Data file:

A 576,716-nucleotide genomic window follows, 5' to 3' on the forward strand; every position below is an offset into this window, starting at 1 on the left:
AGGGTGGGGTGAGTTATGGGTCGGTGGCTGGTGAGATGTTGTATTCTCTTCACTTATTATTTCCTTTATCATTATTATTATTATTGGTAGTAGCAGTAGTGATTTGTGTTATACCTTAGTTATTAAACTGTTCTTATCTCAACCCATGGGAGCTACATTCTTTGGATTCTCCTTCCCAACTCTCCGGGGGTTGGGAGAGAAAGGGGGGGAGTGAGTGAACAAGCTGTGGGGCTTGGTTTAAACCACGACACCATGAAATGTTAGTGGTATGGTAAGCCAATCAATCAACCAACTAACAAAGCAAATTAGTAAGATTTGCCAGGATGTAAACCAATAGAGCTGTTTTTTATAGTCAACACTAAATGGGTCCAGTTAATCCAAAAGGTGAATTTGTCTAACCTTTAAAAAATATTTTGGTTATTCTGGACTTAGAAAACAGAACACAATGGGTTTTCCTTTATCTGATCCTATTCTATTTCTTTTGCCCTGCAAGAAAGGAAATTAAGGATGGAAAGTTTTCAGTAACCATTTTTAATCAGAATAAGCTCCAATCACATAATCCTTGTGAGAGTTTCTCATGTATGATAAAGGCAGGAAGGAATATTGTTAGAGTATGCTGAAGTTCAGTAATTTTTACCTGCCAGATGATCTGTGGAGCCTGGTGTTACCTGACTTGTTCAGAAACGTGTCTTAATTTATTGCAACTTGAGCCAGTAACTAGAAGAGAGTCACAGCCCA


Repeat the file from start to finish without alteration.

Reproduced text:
A 576,716-nucleotide genomic window follows, 5' to 3' on the forward strand; every position below is an offset into this window, starting at 1 on the left:
AGGGTGGGGTGAGTTATGGGTCGGTGGCTGGTGAGATGTTGTATTCTCTTCACTTATTATTTCCTTTATCATTATTATTATTATTGGTAGTAGCAGTAGTGATTTGTGTTATACCTTAGTTATTAAACTGTTCTTATCTCAACCCATGGGAGCTACATTCTTTGGATTCTCCTTCCCAACTCTCCGGGGGTTGGGAGAGAAAGGGGGGGAGTGAGTGAACAAGCTGTGGGGCTTGGTTTAAACCACGACACCATGAAATGTTAGTGGTATGGTAAGCCAATCAATCAACCAACTAACAAAGCAAATTAGTAAGATTTGCCAGGATGTAAACCAATAGAGCTGTTTTTTATAGTCAACACTAAATGGGTCCAGTTAATCCAAAAGGTGAATTTGTCTAACCTTTAAAAAATATTTTGGTTATTCTGGACTTAGAAAACAGAACACAATGGGTTTTCCTTTATCTGATCCTATTCTATTTCTTTTGCCCTGCAAGAAAGGAAATTAAGGATGGAAAGTTTTCAGTAACCATTTTTAATCAGAATAAGCTCCAATCACATAATCCTTGTGAGAGTTTCTCATGTATGATAAAGGCAGGAAGGAATATTGTTAGAGTATGCTGAAGTTCAGTAATTTTTACCTGCCAGATGATCTGTGGAGCCTGGTGTTACCTGACTTGTTCAGAAACGTGTCTTAATTTATTGCAACTTGAGCCAGTAACTAGAAGAGAGTCACAGCCCA